DENVER — For three years now, Compañeros, a small nonprofit organization in southwestern Colorado, has received thousands of dollars from the Roman Catholic Church to help poor Hispanic immigrants in this rural swath of the state with everything from access to health care to guidance on local laws.

But in February, the group was informed by a representative from the Diocese of Pueblo that its financing from the Catholic Campaign for Human Development, an arm of the United States Conference of Catholic Bishops devoted to ending poverty, was in danger.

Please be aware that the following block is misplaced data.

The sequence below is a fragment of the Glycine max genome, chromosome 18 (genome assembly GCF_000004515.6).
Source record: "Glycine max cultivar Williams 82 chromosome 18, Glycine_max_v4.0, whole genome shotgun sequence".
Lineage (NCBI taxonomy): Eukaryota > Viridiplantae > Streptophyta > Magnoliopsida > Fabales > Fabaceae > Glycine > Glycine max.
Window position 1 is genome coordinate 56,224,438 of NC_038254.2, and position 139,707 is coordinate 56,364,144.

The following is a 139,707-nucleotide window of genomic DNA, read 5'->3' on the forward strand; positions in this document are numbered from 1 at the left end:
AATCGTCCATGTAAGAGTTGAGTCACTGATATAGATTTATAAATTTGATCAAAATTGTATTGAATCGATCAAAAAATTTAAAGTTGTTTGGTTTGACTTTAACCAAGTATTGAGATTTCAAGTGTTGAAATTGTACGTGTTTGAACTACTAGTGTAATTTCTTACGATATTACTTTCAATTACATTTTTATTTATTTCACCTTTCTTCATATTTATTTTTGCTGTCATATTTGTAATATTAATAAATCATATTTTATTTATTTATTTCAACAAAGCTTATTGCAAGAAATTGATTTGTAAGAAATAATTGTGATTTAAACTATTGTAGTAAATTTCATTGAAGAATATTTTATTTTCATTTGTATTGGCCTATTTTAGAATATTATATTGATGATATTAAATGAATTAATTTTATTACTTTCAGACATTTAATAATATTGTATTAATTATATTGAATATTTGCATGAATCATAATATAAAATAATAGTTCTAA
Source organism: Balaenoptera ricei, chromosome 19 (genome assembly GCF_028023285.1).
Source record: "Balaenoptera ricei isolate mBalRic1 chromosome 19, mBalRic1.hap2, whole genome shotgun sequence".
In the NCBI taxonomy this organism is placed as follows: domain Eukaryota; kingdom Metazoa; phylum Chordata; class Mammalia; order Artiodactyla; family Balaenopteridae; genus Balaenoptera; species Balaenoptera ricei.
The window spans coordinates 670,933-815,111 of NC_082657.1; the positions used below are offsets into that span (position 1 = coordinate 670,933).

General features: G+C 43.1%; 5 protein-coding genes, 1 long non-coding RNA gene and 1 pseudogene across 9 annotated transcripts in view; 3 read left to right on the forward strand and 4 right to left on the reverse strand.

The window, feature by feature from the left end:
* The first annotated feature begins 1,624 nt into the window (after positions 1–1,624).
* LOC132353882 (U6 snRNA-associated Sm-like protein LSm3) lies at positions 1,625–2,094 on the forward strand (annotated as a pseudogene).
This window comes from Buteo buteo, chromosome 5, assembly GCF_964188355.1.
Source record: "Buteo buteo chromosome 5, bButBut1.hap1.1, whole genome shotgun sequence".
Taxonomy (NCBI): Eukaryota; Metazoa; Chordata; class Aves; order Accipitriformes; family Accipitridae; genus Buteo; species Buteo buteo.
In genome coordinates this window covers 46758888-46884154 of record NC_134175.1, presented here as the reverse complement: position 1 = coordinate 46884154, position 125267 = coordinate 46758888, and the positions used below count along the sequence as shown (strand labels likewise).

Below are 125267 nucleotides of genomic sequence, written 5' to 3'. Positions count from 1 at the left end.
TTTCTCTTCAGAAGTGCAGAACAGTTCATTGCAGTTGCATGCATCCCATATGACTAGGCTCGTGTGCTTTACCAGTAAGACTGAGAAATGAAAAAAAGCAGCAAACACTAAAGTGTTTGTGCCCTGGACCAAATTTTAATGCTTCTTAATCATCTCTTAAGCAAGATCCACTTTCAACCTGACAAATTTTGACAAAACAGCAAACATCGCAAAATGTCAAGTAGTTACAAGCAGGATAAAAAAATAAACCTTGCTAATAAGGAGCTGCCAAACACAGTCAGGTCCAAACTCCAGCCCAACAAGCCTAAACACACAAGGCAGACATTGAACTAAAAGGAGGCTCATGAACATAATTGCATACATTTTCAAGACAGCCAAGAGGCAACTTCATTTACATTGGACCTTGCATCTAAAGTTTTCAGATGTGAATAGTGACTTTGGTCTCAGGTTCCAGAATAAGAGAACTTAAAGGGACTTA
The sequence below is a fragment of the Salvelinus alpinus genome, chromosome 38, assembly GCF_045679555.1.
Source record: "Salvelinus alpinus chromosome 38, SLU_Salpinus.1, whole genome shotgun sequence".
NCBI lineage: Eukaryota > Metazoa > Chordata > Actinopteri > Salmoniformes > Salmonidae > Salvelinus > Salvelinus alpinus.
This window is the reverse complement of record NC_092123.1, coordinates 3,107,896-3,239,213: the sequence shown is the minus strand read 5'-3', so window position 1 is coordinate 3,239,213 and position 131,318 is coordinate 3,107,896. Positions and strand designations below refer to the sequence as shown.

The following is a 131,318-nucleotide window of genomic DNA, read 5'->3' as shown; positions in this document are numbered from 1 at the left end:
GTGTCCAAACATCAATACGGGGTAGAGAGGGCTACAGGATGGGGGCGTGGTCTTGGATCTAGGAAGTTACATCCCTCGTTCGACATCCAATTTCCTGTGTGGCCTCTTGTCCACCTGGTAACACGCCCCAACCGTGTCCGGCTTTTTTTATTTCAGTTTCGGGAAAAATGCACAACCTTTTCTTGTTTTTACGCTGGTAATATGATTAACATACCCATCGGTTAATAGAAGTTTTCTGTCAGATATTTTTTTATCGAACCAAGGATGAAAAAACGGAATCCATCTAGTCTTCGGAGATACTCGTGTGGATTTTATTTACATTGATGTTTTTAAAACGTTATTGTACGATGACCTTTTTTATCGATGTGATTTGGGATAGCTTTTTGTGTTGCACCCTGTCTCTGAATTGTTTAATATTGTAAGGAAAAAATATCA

The problem, the diocesan liaison explained, was Compañeros’s membership in an immigrant rights coalition that had joined forces with a statewide gay and lesbian advocacy group, recounted Nicole Mosher, Compañeros’s executive director.

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By David Cary Hart

Retired CEO. Formerly a W.E. Deming-trained quality-management consultant. Now just a cranky Jewish queer. Gay cis. He/Him/His.